Grey

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Chapter 14

Heat. Exhaustion. Dehydration. Heat.

My eyes blink, my body sways, my breathing pattern loosens as though I don’t know how to breathe anymore. Sweat drips from every gland on my body--I feel sick, dizzy, faint, but the thirst...

The thirst is unlike anything. I never knew thirst, not until now. My throat burns like someone is pouring oil from a vat fryer down it. There’s no escaping it, there’s nothing to distract me from it--and catching glimpses of the supervisors wandering around drinking water bottles that they occasionally dangle in front of some members is excruciating.

My surroundings begin to blur as I fight to stay conscious. My head remains down, my hand still moves against the perishing ground, but it grows slower and slower, weaker and weaker. The only thing that has kept me going is seeing the young girls carrying on, but physically, I can’t take it anymore.

“It’s full,” Ruth says, referring to the basket of potatoes. “Take it to the truck.”

“I. . . can’t,” I say breathlessly as I blink at the spots forming around my vision. “I can’t. . .”

Without any warning, my body jerks backwards and my eyes roll to the blue sky as I pant at it. I focus on the blue. I focus on the wonder of it, of the bedazzlement of it, and then I become annoyed by it. I don’t know how long I’ve been out here now. I don’t know if it’s been hours or an entire day, but the light seems to never end, the blue doesn’t seem to ever go away. The sun doesn’t seem to ever be setting.

When my eyes roll back down I’m face-to-face with the tall, brunette supervisor that I’ve seen whip the members carelessly. I’m too drained to offer a reaction to her deep gaze, I’m too alarmed that I’m seeing three versions of her above me to move my body back into position.

“What do you think you’re doing?” the three faces of her says, it’s all compiled together to create three versions of one voice.

Suddenly, I feel pain ignite into my shoulder as she unleashes her whip upon me. My body curls over, and I fall on my stomach as she whips me again directly into my spine.

“I said, what are you doing!” she roars.

I don’t even have the energy to speak anymore, I don’t even have enough energy to react to the pain. I’m slipping into darkness and it’s taking me quickly. As much as I try to stay awake, the thought of being able to sleep and having no control over it is frankly a haven escape. But she won’t let me sleep, she won’t let me go. She keeps on whipping me, getting angrier with every time that I’m not reacting, until finally, I gasp out and I look up.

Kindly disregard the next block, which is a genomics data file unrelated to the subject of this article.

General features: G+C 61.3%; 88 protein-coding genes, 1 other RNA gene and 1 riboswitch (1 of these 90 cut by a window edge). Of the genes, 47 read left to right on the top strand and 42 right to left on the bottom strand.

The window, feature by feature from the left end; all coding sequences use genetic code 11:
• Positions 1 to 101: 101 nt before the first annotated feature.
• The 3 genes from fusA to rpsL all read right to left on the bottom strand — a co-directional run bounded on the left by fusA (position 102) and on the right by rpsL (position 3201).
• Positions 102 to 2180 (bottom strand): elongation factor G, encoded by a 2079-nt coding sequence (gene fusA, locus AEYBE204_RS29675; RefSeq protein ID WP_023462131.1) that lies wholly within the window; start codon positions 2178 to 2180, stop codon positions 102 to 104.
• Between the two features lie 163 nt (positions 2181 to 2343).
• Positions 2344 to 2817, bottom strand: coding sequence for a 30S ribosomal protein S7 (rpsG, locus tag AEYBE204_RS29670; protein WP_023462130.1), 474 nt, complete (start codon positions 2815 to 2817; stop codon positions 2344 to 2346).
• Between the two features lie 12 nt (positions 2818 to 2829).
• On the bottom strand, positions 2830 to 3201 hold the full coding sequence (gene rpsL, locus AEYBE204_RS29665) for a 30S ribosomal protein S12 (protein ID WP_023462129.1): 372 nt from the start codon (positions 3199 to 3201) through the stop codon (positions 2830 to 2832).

“I. . . I just need. . . a drink,” I say.

“A drink?” she says. “Well, why didn’t you ask? I’ll fetch you a drink.”

My mind is so blanked out by the hallucinations and fatigue that I can’t evaluate her tone seriously. I’m not sure if she’s being sarcastic or if she genuinely means it, but either way all three versions of her begin walking away and I take that time to hold my hands to my face as I give myself a you can do it pep talk.

I don’t know how long I’m on the ground for, but what feels like seconds later an impatient cough rumbles through the air from above me. I remove my hands from my face and I glance up to see the supervisor looming over me with a smile on her face.

“Here,” she says. “Water.”

She throws me a bottle of clear liquid and it rolls across the soil to my toes. My hands reach out for it, grabbing it slowly and cautiously.

“Thank you,” I say, I tighten my grip around the lid, almost tasting the cure to death.

“That bottle is to remain by your side for the duration of the harvesting. If it has been opened, if a single drop is missing, then you will be out here every day under my supervision until I say otherwise.”

I snap my eyes up, glaring at one of her faces that is ugly and damaging. I slowly drop the bottle, placing it beside my leg as I resist the urge to use what’s left of my strength to throw it at her.

“Good,” she says. “You’re learning. If those brats down there can do it without water, then it’s rather selfish of you to ask for it. The Lord detests selfishness.”

I keep my eyes on her faces as she smirks to herself while moving on by, the whip swinging from her fingertips. When she is gone, I weakly roll the bottle back and forth from my leg, wishing that I hadn’t been foolish enough to ask.

The torture has now magnified. It’s not torture anymore.

It’s numbness.

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